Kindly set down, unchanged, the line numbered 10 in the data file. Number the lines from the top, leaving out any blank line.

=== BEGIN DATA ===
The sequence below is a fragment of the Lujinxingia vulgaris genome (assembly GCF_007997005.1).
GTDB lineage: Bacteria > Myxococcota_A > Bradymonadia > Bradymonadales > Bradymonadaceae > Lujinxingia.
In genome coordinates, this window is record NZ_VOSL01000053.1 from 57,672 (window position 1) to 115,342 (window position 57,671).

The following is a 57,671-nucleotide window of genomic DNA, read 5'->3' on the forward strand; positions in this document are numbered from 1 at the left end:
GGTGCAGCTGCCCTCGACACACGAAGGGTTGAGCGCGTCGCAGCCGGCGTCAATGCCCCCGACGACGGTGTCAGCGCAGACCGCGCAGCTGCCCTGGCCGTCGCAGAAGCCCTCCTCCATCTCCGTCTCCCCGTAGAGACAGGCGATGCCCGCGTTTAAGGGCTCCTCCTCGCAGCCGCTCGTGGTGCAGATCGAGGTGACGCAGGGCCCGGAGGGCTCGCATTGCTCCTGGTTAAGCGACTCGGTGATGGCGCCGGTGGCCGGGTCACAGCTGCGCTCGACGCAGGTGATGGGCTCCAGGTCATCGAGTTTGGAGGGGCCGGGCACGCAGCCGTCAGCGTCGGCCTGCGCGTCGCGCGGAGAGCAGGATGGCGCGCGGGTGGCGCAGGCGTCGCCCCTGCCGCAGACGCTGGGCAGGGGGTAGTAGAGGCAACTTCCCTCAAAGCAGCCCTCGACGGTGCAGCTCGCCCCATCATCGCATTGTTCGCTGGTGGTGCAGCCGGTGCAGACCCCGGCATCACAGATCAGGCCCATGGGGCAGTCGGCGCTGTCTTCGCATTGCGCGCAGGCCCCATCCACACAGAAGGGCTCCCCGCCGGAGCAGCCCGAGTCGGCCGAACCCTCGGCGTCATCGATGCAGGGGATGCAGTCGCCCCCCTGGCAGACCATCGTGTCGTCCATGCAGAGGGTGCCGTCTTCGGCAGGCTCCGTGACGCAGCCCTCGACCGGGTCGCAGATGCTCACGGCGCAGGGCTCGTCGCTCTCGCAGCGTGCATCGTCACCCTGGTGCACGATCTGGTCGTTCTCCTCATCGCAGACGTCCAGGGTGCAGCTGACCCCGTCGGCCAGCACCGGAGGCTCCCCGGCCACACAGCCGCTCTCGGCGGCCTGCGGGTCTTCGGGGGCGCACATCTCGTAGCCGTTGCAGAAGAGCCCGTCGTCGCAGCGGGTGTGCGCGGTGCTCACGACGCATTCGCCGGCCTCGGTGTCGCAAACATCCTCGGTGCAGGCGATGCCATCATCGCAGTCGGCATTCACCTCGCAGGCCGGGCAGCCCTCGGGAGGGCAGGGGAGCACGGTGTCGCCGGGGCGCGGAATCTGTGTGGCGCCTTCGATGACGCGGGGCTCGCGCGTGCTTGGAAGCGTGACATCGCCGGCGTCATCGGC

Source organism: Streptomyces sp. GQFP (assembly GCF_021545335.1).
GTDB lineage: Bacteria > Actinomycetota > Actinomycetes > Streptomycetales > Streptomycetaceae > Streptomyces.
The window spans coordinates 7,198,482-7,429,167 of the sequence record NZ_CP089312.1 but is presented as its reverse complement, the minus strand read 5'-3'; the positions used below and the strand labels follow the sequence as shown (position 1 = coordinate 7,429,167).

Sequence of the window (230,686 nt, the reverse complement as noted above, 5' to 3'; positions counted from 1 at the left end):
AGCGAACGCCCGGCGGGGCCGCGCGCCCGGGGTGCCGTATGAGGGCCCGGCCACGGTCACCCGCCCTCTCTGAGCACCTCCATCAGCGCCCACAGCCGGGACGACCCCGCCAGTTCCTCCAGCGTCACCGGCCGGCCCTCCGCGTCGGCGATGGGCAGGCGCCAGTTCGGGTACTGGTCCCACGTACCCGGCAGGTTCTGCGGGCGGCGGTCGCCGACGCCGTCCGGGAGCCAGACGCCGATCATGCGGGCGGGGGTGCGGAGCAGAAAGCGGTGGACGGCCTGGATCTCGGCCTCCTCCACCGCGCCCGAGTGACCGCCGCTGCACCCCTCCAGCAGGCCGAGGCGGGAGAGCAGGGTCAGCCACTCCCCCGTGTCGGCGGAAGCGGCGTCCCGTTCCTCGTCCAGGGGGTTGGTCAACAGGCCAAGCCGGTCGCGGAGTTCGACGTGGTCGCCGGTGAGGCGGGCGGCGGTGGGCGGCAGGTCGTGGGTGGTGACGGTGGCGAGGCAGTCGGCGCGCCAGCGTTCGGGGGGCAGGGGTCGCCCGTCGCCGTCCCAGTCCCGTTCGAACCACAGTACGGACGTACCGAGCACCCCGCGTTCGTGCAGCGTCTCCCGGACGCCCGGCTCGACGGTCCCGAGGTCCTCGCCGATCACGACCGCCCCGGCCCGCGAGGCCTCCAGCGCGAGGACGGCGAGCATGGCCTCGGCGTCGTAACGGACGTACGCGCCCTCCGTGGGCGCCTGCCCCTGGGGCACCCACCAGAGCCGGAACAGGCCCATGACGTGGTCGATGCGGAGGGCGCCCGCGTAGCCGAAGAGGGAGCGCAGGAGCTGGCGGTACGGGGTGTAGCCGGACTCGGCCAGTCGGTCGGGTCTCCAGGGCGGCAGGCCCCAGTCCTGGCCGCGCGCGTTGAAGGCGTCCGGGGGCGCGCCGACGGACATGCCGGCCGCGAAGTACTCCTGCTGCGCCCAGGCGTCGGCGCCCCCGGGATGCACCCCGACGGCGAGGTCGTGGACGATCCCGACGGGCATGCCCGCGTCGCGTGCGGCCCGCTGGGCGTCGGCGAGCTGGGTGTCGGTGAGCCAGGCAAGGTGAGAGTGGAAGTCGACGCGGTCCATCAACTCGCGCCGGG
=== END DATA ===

AGCGAACGCCCGGCGGGGCCGCGCGCCCGGGGTGCCGTATGAGGGCCCGGCCACGGTCACCCGCCCTCTCTGAGCACCTCCATCAGCGCCCACAGCCGGGACGACCCCGCCAGTTCCTCCAGCGTCACCGGCCGGCCCTCCGCGTCGGCGATGGGCAGGCGCCAGTTCGGGTACTGGTCCCACGTACCCGGCAGGTTCTGCGGGCGGCGGTCGCCGACGCCGTCCGGGAGCCAGACGCCGATCATGCGGGCGGGGGTGCGGAGCAGAAAGCGGTGGACGGCCTGGATCTCGGCCTCCTCCACCGCGCCCGAGTGACCGCCGCTGCACCCCTCCAGCAGGCCGAGGCGGGAGAGCAGGGTCAGCCACTCCCCCGTGTCGGCGGAAGCGGCGTCCCGTTCCTCGTCCAGGGGGTTGGTCAACAGGCCAAGCCGGTCGCGGAGTTCGACGTGGTCGCCGGTGAGGCGGGCGGCGGTGGGCGGCAGGTCGTGGGTGGTGACGGTGGCGAGGCAGTCGGCGCGCCAGCGTTCGGGGGGCAGGGGTCGCCCGTCGCCGTCCCAGTCCCGTTCGAACCACAGTACGGACGTACCGAGCACCCCGCGTTCGTGCAGCGTCTCCCGGACGCCCGGCTCGACGGTCCCGAGGTCCTCGCCGATCACGACCGCCCCGGCCCGCGAGGCCTCCAGCGCGAGGACGGCGAGCATGGCCTCGGCGTCGTAACGGACGTACGCGCCCTCCGTGGGCGCCTGCCCCTGGGGCACCCACCAGAGCCGGAACAGGCCCATGACGTGGTCGATGCGGAGGGCGCCCGCGTAGCCGAAGAGGGAGCGCAGGAGCTGGCGGTACGGGGTGTAGCCGGACTCGGCCAGTCGGTCGGGTCTCCAGGGCGGCAGGCCCCAGTCCTGGCCGCGCGCGTTGAAGGCGTCCGGGGGCGCGCCGACGGACATGCCGGCCGCGAAGTACTCCTGCTGCGCCCAGGCGTCGGCGCCCCCGGGATGCACCCCGACGGCGAGGTCGTGGACGATCCCGACGGGCATGCCCGCGTCGCGTGCGGCCCGCTGGGCGTCGGCGAGCTGGGTGTCGGTGAGCCAGGCAAGGTGAGAGTGGAAGTCGACGCGGTCCATCAACTCGCGCCGGG